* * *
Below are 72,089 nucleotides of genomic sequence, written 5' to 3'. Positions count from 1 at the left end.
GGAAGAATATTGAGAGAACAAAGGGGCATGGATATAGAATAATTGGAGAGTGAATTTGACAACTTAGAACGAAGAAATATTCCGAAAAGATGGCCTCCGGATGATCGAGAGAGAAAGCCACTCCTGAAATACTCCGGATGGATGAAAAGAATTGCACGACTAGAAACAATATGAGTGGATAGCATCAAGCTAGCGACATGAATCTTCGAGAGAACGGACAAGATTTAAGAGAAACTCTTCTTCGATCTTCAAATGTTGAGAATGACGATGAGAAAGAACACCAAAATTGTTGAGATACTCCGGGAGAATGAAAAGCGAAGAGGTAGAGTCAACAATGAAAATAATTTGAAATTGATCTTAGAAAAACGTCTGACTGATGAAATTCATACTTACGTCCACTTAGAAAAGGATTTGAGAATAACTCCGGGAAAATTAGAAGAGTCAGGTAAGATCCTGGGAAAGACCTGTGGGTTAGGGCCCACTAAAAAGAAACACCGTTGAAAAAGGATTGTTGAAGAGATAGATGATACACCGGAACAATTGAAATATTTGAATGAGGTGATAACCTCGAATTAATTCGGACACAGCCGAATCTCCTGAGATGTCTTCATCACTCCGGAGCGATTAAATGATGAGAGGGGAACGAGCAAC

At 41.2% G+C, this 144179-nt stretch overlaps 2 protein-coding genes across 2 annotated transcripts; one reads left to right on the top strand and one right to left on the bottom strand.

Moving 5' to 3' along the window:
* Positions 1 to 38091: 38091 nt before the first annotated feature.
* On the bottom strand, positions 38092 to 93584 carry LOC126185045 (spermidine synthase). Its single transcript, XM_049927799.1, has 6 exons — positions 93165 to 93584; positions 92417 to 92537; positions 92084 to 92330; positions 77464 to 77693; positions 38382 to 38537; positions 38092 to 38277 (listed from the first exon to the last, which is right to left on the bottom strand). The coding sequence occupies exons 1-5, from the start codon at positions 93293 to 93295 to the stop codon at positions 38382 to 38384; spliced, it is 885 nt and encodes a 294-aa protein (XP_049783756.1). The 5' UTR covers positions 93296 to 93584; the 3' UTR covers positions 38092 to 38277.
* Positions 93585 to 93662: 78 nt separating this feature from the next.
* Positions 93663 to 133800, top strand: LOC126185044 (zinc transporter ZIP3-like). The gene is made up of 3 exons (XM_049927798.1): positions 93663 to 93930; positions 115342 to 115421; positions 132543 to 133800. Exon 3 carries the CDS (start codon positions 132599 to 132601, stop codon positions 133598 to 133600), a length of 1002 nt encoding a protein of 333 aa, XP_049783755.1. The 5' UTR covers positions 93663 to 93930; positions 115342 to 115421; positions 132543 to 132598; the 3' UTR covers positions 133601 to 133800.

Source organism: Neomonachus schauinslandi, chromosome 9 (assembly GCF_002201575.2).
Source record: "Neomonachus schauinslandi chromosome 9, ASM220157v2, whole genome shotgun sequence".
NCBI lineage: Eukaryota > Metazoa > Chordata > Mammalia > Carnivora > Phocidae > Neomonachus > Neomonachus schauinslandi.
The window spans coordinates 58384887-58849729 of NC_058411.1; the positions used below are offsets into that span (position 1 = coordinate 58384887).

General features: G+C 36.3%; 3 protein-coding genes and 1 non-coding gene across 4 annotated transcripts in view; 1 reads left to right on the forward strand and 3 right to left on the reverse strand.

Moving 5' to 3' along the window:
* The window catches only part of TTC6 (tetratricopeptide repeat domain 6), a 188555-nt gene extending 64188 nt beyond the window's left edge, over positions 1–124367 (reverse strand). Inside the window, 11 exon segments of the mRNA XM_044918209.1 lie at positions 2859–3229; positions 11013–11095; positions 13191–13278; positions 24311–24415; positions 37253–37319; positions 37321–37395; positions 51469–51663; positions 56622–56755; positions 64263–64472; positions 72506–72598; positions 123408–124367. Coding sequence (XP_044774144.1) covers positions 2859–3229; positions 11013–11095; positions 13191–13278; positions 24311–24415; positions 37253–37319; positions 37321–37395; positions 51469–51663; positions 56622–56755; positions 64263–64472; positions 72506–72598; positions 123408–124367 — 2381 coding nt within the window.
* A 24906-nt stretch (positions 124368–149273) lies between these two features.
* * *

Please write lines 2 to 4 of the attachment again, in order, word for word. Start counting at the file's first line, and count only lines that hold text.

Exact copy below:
GGAAGAATATTGAGAGAACAAAGGGGCATGGATATAGAATAATTGGAGAGTGAATTTGACAACTTAGAACGAAGAAATATTCCGAAAAGATGGCCTCCGGATGATCGAGAGAGAAAGCCACTCCTGAAATACTCCGGATGGATGAAAAGAATTGCACGACTAGAAACAATATGAGTGGATAGCATCAAGCTAGCGACATGAATCTTCGAGAGAACGGACAAGATTTAAGAGAAACTCTTCTTCGATCTTCAAATGTTGAGAATGACGATGAGAAAGAACACCAAAATTGTTGAGATACTCCGGGAGAATGAAAAGCGAAGAGGTAGAGTCAACAATGAAAATAATTTGAAATTGATCTTAGAAAAACGTCTGACTGATGAAATTCATACTTACGTCCACTTAGAAAAGGATTTGAGAATAACTCCGGGAAAATTAGAAGAGTCAGGTAAGATCCTGGGAAAGACCTGTGGGTTAGGGCCCACTAAAAAGAAACACCGTTGAAAAAGGATTGTTGAAGAGATAGATGATACACCGGAACAATTGAAATATTTGAATGAGGTGATAACCTCGAATTAATTCGGACACAGCCGAATCTCCTGAGATGTCTTCATCACTCCGGAGCGATTAAATGATGAGAGGGGAACGAGCAAC

At 41.2% G+C, this 144179-nt stretch overlaps 2 protein-coding genes across 2 annotated transcripts; one reads left to right on the top strand and one right to left on the bottom strand.

Moving 5' to 3' along the window: